These two pics are striking to me too and I'm the one that took them :) I have probably a couple of thousand pics in my Katrina folder, broken down by day...lots to sift through...Sometimes I think "OK, people are getting tired of hearing about Katrina...", sometimes I think I'M getting tired of hearing about it, but it is such a daily struggle here, such a huge part of my life now...everything I say and feel and do has everything to do with the storm....ditto for everyone in the city and surrounding areas...people here have short fuses now, and drive like lunatics, an entire city of post-traumatic stress that will probably come back around every year for the rest of our lives during hurricane season (which ends in October), so yes, we are ready to flee...its kind of like discussions of physical pain, that folks say when your brain reaches a certain threshold of pain, it shuts off...no more pain...presto...there were so many small moments for us personally during the days following landfall, that would have been tough to deal with on their own, but all piled up it was unbearable...
To give you a sense of where my mind was socially at the worst of it...as days went by, and we're watching the news on a huge TV in a stranger's house in a strange city, report after report of horrible news bits, watching my hometown burn and drown, and seeing no hope...no rescue...no cavalcade of white helicopters carrying our Inspirational President to the heart of the city where he could uplift us and save us with beautiful words and thousands of troops, marching in and carrying babies to safety....and when it didn't happen, day after day, my mind began to think about war....real honest to God Civil War in the good ole' US of A in the year 2005...if I was abandonned I was prepared to fight....in those moments, which went on for nearly a week, I truly understood the passion of a good soldier, let me tell you...I was ready to enlist...it is very alien to me now, as a peacekeeper, not a war-mongerer, but I remember the emotions like it was yesterday, and I understand why I felt the way I did...
My brain hurts now, like its pressing on my skull...but this stuff has to leak out or I may end up with a heart attack :) I will say this to you & Gretchin, and Mike, and Ale, and Shelley, Grant, Mark....I cannot imagine getting through this last year without you guys, and without the blog and the Jenny project...my little 'imaginary' escape world....you've kept me sane, you've kept me creative, you've kept me alive....thank you all from the bottom of my heart...

sven said...

A number of times in the past months I've found myself thinking "Hey... Jeffrey probably saw some part of the New Orleans devastation first hand. (That's dumb -- he's indicated that he was hit significantly.) Um, should I be saying something? Maybe mailing down a care package of epoxy putty?"

Just talking stopmo doesn't really seem like much of a way to help -- but I get the need for someplace else to go in your head. So, if this helps, then... Oh (relief) good.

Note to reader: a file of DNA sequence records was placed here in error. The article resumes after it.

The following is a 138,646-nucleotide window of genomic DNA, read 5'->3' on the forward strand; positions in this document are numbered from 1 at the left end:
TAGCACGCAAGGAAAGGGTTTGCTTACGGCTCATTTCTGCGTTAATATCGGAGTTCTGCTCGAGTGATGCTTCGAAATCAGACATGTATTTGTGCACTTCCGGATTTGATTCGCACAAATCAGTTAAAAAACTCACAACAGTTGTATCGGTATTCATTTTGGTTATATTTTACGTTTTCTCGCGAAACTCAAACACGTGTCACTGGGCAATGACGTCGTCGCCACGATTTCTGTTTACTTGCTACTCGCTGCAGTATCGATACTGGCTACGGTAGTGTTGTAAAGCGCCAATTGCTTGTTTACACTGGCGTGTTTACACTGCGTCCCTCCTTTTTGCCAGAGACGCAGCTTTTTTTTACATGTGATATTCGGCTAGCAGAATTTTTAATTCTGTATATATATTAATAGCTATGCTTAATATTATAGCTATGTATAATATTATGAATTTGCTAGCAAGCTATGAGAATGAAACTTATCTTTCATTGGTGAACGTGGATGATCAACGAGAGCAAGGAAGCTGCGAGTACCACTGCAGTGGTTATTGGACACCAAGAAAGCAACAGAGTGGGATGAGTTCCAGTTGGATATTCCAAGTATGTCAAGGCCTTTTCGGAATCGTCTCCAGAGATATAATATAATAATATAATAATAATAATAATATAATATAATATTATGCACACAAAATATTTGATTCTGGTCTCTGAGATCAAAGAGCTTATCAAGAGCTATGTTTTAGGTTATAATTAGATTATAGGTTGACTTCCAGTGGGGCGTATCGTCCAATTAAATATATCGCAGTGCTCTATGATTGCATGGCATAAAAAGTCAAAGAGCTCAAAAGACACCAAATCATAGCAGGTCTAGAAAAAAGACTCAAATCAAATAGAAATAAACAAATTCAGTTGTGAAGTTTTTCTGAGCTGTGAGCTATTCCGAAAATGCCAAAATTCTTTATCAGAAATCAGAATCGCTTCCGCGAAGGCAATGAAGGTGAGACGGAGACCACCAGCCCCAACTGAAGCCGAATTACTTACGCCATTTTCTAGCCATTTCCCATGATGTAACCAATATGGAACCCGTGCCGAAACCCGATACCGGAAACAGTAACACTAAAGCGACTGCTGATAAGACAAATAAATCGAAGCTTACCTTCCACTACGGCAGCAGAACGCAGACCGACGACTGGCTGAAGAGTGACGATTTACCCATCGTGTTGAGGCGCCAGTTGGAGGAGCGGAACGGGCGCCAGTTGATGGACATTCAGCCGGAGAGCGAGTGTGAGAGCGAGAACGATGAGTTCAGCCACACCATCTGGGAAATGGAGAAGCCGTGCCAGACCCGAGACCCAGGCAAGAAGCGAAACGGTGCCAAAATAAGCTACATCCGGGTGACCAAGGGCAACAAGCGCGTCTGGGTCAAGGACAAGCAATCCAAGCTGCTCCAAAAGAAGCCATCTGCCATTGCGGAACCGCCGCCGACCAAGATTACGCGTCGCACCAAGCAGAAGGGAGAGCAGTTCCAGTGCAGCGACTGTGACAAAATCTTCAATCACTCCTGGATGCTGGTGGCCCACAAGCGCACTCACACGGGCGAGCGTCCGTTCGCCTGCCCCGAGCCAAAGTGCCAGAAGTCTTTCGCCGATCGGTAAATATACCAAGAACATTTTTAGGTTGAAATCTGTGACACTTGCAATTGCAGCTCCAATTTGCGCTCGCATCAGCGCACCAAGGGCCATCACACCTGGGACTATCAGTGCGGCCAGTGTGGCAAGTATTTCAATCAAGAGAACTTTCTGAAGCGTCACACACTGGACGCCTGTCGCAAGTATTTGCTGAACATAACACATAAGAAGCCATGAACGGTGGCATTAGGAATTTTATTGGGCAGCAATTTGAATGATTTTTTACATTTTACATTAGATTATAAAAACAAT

Back 13 years ago now, a close/best friend of mine committed suicide. That was a very hard summer. You mention fantasy worlds... There was a sense that the line between waking and dreaming was much thinner. And a sense that I was in a separate reality from all the muggles going about their routines...

Completely different scenario -- an individual loss, rather than an entire city being turned upside down. I'm guessing (guessing) that on the one hand it means that everyone around you has more of a shared reality; there's less sense of being isolated with one's grief. And at the same time, because everyone's simultaneously trying to cope, there's probably a sense that you shouldn't talk about it -- you shouldn't add to other people's troubles. And as time goes on, there's maybe a sense that you're supposed to be over it already.

...Is any of that sort of what it's like? Or is it different?

Ubatuber said...

Well, lets see...you got the first part right, the shared reality of it...its true that as an individual I don't feel isolated with my pain, but as a city I think we all do...does that make sense? We as a city feel isolated from the rest of the country, but amongst ourselves, not so much....which brings me to the second part, the 'no talking about Katrina'...its actually quite the opposite...it may have to do with the community, with old-fashioned Southern hospitality, but everyone asks and everyone has stories to tell, very few people are shy to talk about what happened here b/c we all went through it, so there is this sense of shared pain? Like it doesn't belong to any individual, it belongs to all of us at once?
It is very dream-like, extremely surreal...to have your life change in the blink of an eye, like scientists say evolution happens....BAM here's something new...definite feelings of helplessness there...

I had this terrifying recurring nightmare just after the storm, had it three times I think...In it, my wife and I are in my parents house, at some kind of party for my baby niece...whole family is there at the table...my wife and I are in a separate adjoining room when all of a sudden I hear this roar, powerful and loud like an engine...deafening...I walk to the window, pull back the curtain and see a flaming plane, huge...just massive, filling the sky overhead...one of those unbelievably realistic dream moments....I can see the Superdome in the distance....the plane rockets past, headed straight for the heart of the city...I start screaming, telling my wife to get everyone away from the windows, but no one can hear us....and then it happens, and I wake up...

sven said...

Yowza. That's a hell of a nightmare...

(I'm imagining what we could do with it in stopmo. I've had a couple of really bizarre ones myself of late, and have been idly playing with the idea of doing old-skool surrealism with their content. Ex: A dream where there's a second me that I'm interacting with, and where a there's a little latex doll that inflates into a full-grown woman wearing a wedding dress. Weird...)

Thanks for filling in more details about life post-Katrina. I hope that if you're inspired you'll share more photos on the blog and keep talking about it. As an outsider, it's hard to understand -- I really appreciate the bridge in.

(Ugh. That sounds stand-offish to me... But the sentiment is real, even if I'm having trouble saying it in a way that doesn't come off as artificial. Expedient excuse: My parents just left after a two day visit, and I'm still reconstituting a pureed brain...)